This guy, Eddie Lang, was one of the first 'lead' guitar players, even directly after him guitar went back to being a rhythm instrument (largely for volume purposes) for a few years. He was also so far ahead of his time in other techniques, in arpeggiating chords and accompanying a singer, basically single handedly taking a full big band's harmony onto a single instrument.

Lang accompanying Bing Crosby


He's definitely the originator of what we know as Jazz guitar and important in the development of the guitar as a lead instrument in a jazz band setting, but accompanying the singer had been a role that the guitar had taken long before even the twentieth century. That being said, he was a great player and we probably wouldn't have the likes of Charlie Christian OR Reinhardt without him.

As for the guy who compared Lang to Steve Vai, you are a goddamn moron.
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Last edited by FlyinHigh26 at Aug 5, 2010,
#27
Quote by TimmyPage06
Eddie's Twister - 1927

This guy, Eddie Lang, was one of the first 'lead' guitar players, even directly after him guitar went back to being a rhythm instrument (largely for volume purposes) for a few years. He was also so far ahead of his time in other techniques, in arpeggiating chords and accompanying a singer, basically single handedly taking a full big band's harmony onto a single instrument.

Lang accompanying Bing Crosby




Oh, hello there. It's 1928, I do believe this is within "A few years".

Yes Eddie came first, but saying that it was years after Eddie that guitar returned to the spotlight is a bit of an exaggeration.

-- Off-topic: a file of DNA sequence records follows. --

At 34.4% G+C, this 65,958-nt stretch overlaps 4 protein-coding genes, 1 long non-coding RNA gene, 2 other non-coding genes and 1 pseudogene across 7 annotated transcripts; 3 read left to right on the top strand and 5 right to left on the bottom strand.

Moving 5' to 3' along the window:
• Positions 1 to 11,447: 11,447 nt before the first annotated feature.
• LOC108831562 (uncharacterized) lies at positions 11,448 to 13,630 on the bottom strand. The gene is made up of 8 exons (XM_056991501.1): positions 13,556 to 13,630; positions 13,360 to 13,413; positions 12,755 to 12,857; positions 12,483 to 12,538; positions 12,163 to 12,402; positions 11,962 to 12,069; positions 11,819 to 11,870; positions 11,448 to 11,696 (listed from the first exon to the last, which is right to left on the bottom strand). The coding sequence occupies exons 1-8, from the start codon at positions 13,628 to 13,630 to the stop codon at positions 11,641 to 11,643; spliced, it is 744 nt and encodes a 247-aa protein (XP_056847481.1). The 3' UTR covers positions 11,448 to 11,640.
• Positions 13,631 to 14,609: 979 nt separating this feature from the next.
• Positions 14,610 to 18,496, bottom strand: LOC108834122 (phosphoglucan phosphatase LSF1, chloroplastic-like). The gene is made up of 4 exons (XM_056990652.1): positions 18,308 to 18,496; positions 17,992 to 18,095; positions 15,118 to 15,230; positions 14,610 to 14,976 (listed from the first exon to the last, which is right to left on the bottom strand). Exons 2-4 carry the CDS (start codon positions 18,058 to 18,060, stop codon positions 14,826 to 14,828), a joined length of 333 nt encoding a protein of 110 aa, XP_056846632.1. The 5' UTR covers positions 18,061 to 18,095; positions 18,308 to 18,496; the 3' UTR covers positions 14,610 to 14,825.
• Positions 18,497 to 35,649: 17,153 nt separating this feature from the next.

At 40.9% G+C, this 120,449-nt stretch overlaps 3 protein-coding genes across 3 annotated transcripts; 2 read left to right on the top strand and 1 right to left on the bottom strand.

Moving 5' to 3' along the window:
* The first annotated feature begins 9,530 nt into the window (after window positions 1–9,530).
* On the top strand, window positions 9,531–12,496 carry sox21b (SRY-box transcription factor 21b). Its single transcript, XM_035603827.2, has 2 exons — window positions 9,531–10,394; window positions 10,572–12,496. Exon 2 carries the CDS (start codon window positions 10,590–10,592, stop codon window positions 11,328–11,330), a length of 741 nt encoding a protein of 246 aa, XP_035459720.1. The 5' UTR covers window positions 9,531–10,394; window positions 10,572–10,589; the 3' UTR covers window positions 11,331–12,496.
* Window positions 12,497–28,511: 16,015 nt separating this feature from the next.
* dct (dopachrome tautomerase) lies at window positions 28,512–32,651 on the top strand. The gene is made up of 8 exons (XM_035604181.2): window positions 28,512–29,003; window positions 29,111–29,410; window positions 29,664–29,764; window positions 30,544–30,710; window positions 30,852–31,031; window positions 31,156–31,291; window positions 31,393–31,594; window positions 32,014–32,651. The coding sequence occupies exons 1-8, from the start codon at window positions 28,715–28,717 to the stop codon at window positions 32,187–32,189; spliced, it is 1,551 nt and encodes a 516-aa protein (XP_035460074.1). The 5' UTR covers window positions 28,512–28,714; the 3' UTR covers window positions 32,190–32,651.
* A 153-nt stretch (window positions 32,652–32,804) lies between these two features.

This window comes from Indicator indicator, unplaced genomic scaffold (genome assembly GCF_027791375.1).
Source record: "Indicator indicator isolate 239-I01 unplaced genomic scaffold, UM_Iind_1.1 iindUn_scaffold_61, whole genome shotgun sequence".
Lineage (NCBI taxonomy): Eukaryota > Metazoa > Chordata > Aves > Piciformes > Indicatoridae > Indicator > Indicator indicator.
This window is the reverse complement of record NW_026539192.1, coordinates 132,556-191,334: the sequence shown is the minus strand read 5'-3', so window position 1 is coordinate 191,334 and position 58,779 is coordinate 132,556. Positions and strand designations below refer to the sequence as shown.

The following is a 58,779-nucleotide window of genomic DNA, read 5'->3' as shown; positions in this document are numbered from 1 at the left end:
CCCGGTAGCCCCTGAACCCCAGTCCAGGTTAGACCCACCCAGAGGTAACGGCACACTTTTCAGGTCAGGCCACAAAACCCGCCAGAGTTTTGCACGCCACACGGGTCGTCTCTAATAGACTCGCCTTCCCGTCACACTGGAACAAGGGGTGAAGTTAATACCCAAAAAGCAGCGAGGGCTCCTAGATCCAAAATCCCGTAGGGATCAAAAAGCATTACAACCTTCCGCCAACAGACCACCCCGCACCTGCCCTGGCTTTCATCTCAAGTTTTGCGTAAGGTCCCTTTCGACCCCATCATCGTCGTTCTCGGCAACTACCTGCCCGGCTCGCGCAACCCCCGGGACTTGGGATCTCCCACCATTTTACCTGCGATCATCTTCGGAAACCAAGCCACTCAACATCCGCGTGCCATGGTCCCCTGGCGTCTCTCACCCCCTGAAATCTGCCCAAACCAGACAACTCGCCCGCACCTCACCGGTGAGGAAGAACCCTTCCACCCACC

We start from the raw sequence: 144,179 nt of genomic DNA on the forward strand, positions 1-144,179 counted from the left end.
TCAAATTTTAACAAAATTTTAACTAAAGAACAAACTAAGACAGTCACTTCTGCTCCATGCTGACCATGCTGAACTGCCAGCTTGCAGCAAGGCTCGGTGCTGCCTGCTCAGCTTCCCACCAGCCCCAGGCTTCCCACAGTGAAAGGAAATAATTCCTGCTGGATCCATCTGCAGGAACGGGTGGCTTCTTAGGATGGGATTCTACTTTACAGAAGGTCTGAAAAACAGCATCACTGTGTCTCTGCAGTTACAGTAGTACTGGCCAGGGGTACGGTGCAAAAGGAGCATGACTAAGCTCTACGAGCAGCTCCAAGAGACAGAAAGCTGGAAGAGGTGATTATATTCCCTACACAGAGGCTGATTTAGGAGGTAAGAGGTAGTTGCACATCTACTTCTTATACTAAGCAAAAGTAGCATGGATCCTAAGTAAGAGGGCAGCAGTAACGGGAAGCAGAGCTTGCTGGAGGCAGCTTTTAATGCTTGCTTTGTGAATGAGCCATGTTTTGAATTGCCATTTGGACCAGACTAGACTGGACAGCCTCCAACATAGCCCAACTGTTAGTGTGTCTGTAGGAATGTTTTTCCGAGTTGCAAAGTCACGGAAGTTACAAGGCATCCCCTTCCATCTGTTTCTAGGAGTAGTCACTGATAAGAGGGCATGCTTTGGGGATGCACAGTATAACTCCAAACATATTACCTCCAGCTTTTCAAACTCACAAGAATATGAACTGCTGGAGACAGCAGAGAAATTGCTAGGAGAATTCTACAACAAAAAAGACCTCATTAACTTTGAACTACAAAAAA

Nevertheless though, good to see one fo the first guitar instrumentalists getting recognition.
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#28
Quote by Zoot Allures
Theres another guy, a delta blues man i'm trying to remember the name of who did some good lead guitar at around this time but i really can't get the name now


anyway, there's also this http://www.youtube.com/watch?v=-iJ7bs4mTUY

Shredz

i still can't get over that run at about 2:53 or so

Robert Johnson? You better know who Robert Johnson is goddammit!
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#29
Quote by FlyinHigh26
He's definitely the originator of what we know as Jazz guitar and important in the development of the guitar as a lead instrument in a jazz band setting, but accompanying the singer had been a role that the guitar had taken long before even the twentieth century. That being said, he was a great player and we probably wouldn't have the likes of Charlie Christian OR Reinhardt without him.

As for the guy who compared Lang to Steve Vai, you are a goddamn moron.


He just said that Lang was like the Steve Vai of the 1920's...hows that stupid?
Last edited by schecter ftw at Aug 5, 2010,
#30
Quote by Pencil Man
Eddie Lang...

Johnny Lang....

Sargent Dick.

Dick York
Dick Sargent
Sergeant York
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Lord Gold probes you publicly and makes your pussy wet.
Now say his name.....
#31
Quote by SubjectNameHere
Robert Johnson? You better know who Robert Johnson is goddammit!

Nah, robert johnson did a lot of lead too but i'm thinking of someone else, :/ can't remember the name. I remember he did mostly instrumental kind of ragtime music.